Abstract: Printed circuit board (PCB) glass style and orientation can have a significant influence on thermal cycling reliability of surface mounted components. DfR has conducted thermal cycling (-40°C to 125°C) tests on two PCB glass styles (1080 and 7628). The in-plane and out of plane Coefficients of Thermal Expansion (CTE) were measured and found to be about 3-4ppm/°C different in the X-Y directions of the boards. To facilitate the reliability assessment of SMT component reliability four 0-ohm resistor sizes (2512, 1206, 0602 and 0402) were mounted on each board. Each board had 20 resistors with multiple orientations. The overall sample size consisted of 32 resistors of each size per glass style. In addition, the PCBs have two pad sizes. The purpose of these experiments is to develop a model for validating fatigue life predictions for different laminate materials. This paper will present the experimental structure, results of the stress tests and variables on the reliability of the chip components and insight into the development of appropriate models.
About the Speaker: Maxim Serebreni is a Research Engineer at DfR Solutions. He has a background in experimental mechanics, material characterization and numerical modeling. His current research involves integration of Pb-free solder alloys in harsh use environments. He has consulted in the fields of electronics reliability, electronic packaging design and solder alloy metallurgy. He is currently completing his PhD in Mechanical Engineering at the University of Maryland, College Park under the supervision of Dr. Patrick McCluskey.
Speaker: Michael Fish, Army Research Laboratory
Presentation Title: Design Challenges and Opportunities in Package-Integrated Transient Thermal Mitigation
Abstract: Phase change materials (PCMs) have attracted the attention of researchers for their promise to buffer or mitigate the effects of transient thermal pulses within electronic systems. While widespread adoption has historically been held back by the by the low thermal conductivity of otherwise attractive materials with relevant transition temperatures, advancements in PCM enhanced composite materials, additive manufacturing, and more recent interest in low melting point metals has tipped the balance towards feasibility in highly transient systems. One impediment to deploying PCM enhanced packaging is a lack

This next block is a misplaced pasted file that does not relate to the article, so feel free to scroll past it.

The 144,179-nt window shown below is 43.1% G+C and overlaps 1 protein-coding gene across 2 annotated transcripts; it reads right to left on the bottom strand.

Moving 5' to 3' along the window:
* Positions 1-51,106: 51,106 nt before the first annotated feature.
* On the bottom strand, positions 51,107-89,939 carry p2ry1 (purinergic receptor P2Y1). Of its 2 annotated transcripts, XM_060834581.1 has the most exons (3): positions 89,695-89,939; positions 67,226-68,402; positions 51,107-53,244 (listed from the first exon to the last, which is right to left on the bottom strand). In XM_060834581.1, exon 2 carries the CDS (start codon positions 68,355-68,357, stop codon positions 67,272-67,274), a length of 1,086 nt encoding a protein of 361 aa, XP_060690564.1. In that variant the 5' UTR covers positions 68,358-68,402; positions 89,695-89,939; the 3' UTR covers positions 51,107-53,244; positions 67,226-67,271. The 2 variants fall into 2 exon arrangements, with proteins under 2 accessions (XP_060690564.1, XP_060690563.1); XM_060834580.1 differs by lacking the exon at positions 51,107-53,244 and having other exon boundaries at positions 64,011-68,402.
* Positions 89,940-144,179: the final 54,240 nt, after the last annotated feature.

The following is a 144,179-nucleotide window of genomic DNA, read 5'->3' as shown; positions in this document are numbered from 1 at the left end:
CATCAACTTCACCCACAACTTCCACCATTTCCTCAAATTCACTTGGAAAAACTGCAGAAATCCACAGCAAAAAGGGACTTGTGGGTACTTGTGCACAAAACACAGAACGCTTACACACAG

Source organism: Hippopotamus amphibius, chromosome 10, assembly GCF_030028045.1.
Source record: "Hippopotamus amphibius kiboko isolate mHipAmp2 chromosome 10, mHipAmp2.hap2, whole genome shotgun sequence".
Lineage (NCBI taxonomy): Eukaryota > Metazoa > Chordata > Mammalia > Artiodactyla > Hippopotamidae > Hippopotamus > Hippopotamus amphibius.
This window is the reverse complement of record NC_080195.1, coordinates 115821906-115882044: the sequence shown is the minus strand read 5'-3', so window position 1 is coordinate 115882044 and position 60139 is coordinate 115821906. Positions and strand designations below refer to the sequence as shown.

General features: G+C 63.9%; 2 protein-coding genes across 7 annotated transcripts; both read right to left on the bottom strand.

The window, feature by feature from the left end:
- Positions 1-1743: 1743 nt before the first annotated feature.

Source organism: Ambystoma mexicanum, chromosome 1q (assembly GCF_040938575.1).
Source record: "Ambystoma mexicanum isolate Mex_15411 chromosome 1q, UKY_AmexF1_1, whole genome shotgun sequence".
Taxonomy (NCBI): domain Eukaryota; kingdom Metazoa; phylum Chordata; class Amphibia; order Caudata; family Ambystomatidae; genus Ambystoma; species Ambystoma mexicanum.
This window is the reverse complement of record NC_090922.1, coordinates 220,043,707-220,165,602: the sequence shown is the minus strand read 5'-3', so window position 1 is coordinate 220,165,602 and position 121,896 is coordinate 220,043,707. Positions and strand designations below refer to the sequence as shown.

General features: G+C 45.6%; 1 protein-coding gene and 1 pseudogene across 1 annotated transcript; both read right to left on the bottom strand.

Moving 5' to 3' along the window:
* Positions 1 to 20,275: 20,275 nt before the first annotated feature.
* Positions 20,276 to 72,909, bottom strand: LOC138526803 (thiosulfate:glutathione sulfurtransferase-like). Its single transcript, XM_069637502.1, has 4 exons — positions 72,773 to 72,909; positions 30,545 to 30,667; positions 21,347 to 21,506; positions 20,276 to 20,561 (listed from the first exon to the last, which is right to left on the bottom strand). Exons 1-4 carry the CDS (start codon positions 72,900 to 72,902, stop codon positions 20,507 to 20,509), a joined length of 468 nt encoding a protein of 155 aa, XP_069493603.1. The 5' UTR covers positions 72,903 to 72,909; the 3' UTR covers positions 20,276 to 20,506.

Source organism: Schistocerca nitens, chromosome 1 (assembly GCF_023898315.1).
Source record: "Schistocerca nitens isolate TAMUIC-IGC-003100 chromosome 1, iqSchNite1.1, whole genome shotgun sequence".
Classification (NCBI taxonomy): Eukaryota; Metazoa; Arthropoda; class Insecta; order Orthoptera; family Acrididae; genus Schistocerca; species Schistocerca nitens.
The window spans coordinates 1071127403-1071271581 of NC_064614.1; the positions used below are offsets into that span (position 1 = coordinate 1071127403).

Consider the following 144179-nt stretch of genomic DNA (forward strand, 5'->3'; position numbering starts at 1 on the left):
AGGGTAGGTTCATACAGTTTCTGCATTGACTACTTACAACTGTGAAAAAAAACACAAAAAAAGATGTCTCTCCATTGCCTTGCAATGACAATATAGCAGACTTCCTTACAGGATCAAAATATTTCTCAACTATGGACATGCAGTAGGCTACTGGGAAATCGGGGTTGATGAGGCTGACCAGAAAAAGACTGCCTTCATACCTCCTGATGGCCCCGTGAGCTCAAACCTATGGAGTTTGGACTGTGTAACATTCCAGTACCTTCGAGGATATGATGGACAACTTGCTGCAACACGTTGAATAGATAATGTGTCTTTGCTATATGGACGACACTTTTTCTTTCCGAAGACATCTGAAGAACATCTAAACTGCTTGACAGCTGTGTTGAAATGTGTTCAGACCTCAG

of package-level design tools that can illustrate the tradeoffs between performance, size/weight, and cost that results from integrating phase-change materials and/or their composites. This work exhibits the extensions made to the Army Research Laboratory’s thermal-mechanical co-design tool, ARL ParaPower, to enable both phase change transient modeling and integration into system-level design tools. By providing rapid surveying capability within any particular design space, detailed simulation burden is reduced and the most promising demonstrators are prioritized.
About the Speaker: Dr. Michael Fish leads the transient thermal program as part of the Advanced Power Packaging group at the Army Research Laboratory. He has expertise in embedded thermal management, simulation, and thermal test bed development. His current effort is in the management and packaging of highly transient electronic systems, with particular focus on directed energy weapons and vehicle electrification and power conversion. He holds a doctorate in Mechanical Engineering from the University of Maryland, College Park where he studied thermal phenomena in heterogeneously integrated systems. He received his BS and MS from the University of Virginia, studying micro/nanoscale heat transport and metrology.